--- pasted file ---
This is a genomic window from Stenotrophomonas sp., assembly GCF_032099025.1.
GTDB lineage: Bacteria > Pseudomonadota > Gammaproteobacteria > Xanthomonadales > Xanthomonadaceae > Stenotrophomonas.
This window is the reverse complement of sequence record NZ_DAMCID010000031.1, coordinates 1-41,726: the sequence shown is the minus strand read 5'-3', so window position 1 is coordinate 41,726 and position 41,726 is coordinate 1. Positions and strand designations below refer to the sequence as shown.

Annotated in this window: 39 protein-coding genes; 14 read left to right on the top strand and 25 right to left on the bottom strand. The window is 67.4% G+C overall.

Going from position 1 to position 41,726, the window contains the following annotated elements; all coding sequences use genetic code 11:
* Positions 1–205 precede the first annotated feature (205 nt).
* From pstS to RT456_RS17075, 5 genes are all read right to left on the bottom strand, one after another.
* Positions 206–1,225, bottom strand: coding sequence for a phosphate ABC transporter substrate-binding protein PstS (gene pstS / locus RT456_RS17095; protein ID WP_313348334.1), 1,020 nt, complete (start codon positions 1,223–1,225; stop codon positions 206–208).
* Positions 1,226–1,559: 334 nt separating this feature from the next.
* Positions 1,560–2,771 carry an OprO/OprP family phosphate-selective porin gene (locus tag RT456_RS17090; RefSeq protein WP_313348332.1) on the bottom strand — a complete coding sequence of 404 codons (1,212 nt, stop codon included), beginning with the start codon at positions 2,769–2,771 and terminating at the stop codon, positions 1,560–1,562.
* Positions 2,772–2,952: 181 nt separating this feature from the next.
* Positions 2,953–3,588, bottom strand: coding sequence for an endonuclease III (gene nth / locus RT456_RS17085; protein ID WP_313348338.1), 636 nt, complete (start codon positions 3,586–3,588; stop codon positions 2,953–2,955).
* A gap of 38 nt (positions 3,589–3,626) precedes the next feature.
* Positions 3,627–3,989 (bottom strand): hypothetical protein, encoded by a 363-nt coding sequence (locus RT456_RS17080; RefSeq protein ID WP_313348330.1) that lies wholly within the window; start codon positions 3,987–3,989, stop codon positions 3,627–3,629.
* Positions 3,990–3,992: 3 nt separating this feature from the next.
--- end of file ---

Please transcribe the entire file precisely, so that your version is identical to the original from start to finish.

This is a genomic window from Stenotrophomonas sp., assembly GCF_032099025.1.
GTDB lineage: Bacteria > Pseudomonadota > Gammaproteobacteria > Xanthomonadales > Xanthomonadaceae > Stenotrophomonas.
This window is the reverse complement of sequence record NZ_DAMCID010000031.1, coordinates 1-41,726: the sequence shown is the minus strand read 5'-3', so window position 1 is coordinate 41,726 and position 41,726 is coordinate 1. Positions and strand designations below refer to the sequence as shown.

Annotated in this window: 39 protein-coding genes; 14 read left to right on the top strand and 25 right to left on the bottom strand. The window is 67.4% G+C overall.

Going from position 1 to position 41,726, the window contains the following annotated elements; all coding sequences use genetic code 11:
* Positions 1–205 precede the first annotated feature (205 nt).
* From pstS to RT456_RS17075, 5 genes are all read right to left on the bottom strand, one after another.
* Positions 206–1,225, bottom strand: coding sequence for a phosphate ABC transporter substrate-binding protein PstS (gene pstS / locus RT456_RS17095; protein ID WP_313348334.1), 1,020 nt, complete (start codon positions 1,223–1,225; stop codon positions 206–208).
* Positions 1,226–1,559: 334 nt separating this feature from the next.
* Positions 1,560–2,771 carry an OprO/OprP family phosphate-selective porin gene (locus tag RT456_RS17090; RefSeq protein WP_313348332.1) on the bottom strand — a complete coding sequence of 404 codons (1,212 nt, stop codon included), beginning with the start codon at positions 2,769–2,771 and terminating at the stop codon, positions 1,560–1,562.
* Positions 2,772–2,952: 181 nt separating this feature from the next.
* Positions 2,953–3,588, bottom strand: coding sequence for an endonuclease III (gene nth / locus RT456_RS17085; protein ID WP_313348338.1), 636 nt, complete (start codon positions 3,586–3,588; stop codon positions 2,953–2,955).
* A gap of 38 nt (positions 3,589–3,626) precedes the next feature.
* Positions 3,627–3,989 (bottom strand): hypothetical protein, encoded by a 363-nt coding sequence (locus RT456_RS17080; RefSeq protein ID WP_313348330.1) that lies wholly within the window; start codon positions 3,987–3,989, stop codon positions 3,627–3,629.
* Positions 3,990–3,992: 3 nt separating this feature from the next.